A Satyr Against Reason and Mankind

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A Satyr Against Reason and Mankind is a satirical poem by the English Restoration poet John Wilmot, 2nd Earl of Rochester.


A Satyr Against Reason and Mankind addresses the question of the proper use of reason, and is generally assumed to be a Hobbesian critique of rationalism.[1] The narrator subordinates reason to sense.[2] It is based to some extent on Boileau's version of Juvenal's eighth or fifteenth satire, and is also indebted to Hobbes, Montaigne, Lucretius and Epicurus, as well as the general libertine tradition.[3] Confusion has arisen in its interpretation as it is ambiguous as to whether the speaker is Rochester himself, or a satirised persona.[4] It criticises the vanities and corruptions of the statesmen and politicians of the court of Charles II.[3]


It is generally supposed to have been written before June 1674, which is the dating of the earliest surviving manuscript.[1] Along with A Ramble in St. James's Park, it is one of Rochester's best known works, and his most influential during his lifetime.[1] It exists in some 52 manuscripts, more than any other work by the poet.[1]

It resulted in four direct poetic responses; Edward Pococke's An Answer to the Satyr against Mankind, Thomas Lessey's A Satyr In Answer to the Satyr against Man, and the two anonymous responses An answer to a Satyr [against] Reason & Mankind and An Answer to the Satyr, Against Man.[1] It is alluded to in John Crowne's The Country Wit.[1] It has been argued that John Dryden addressed the poem in Religio Laici.[1]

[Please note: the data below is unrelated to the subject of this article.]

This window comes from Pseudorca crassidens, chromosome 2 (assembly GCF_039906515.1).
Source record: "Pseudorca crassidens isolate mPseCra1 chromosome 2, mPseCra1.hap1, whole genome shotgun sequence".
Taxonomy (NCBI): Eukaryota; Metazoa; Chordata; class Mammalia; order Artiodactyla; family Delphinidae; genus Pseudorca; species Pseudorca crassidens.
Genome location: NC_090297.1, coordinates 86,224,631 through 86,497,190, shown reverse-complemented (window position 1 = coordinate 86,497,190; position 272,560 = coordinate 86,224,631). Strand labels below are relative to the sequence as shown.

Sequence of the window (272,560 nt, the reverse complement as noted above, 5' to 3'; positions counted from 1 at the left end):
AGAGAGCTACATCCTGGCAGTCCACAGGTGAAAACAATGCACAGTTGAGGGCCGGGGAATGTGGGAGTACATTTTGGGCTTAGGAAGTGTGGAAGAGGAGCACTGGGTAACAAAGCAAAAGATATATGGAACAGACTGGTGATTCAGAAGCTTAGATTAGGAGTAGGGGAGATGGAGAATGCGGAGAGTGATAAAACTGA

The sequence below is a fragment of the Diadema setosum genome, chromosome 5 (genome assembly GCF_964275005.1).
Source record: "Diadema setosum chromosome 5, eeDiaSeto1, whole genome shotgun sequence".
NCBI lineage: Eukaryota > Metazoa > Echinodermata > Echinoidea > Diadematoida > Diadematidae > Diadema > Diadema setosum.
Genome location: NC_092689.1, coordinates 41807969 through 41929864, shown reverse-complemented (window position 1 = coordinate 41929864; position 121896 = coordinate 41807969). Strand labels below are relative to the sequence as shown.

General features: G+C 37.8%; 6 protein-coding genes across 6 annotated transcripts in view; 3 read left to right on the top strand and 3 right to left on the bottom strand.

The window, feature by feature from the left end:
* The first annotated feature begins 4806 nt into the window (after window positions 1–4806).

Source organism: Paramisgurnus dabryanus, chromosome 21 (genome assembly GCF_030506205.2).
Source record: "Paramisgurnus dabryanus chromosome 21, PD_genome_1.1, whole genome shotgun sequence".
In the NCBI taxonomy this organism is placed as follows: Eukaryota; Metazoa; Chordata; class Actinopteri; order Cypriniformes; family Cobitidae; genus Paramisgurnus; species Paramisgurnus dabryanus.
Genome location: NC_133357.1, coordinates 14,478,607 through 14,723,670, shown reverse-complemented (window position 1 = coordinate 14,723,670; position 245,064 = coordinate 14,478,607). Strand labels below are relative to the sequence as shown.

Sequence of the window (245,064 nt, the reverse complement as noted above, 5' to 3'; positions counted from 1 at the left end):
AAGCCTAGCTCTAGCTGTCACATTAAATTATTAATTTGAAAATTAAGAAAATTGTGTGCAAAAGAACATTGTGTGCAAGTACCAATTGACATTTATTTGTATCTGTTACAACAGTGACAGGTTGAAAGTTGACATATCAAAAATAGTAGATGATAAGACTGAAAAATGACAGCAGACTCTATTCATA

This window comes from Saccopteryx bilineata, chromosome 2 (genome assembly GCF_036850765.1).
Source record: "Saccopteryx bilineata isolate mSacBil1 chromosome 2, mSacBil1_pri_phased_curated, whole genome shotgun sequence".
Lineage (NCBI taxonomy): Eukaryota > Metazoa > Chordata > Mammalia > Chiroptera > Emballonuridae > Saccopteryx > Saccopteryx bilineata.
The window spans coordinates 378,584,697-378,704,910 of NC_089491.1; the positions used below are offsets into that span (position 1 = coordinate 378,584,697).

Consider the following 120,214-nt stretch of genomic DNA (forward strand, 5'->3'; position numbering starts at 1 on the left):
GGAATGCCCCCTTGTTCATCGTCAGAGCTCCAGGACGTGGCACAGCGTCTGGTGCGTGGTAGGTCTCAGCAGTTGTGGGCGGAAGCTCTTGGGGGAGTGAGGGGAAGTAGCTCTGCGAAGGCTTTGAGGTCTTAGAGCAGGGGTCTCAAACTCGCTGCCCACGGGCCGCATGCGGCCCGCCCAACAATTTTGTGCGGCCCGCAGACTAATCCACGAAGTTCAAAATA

1. ^ a b c d e f g Fisher, Nicholas. "The Contemporary Reception of Rochester's A Satyr against Mankind" (PDF). The Review of English Studies (April 2006) 57 (229): 185–220. doi: 10.1093/res/hgl035. 
  2. ^ Jenkinson, Matthew (2010). Culture and Politics at the Court of Charles II, 1660–1685. Boydell & Brewer. p. 101. ISBN 978-1-84383-590-5. 
  3. ^ a b Jenkinson, Matthew (2010). Culture and Politics at the Court of Charles II: 1660–1685. Boydell & Brewer. p. 99. ISBN 978-1-84383-590-5. Retrieved 4 April 2013. 
  4. ^ Thormählen, Marianne (25 June 1993). Rochester. Cambridge University Press. p. 191. ISBN 978-0-521-44042-4. Retrieved 4 April 2013. 

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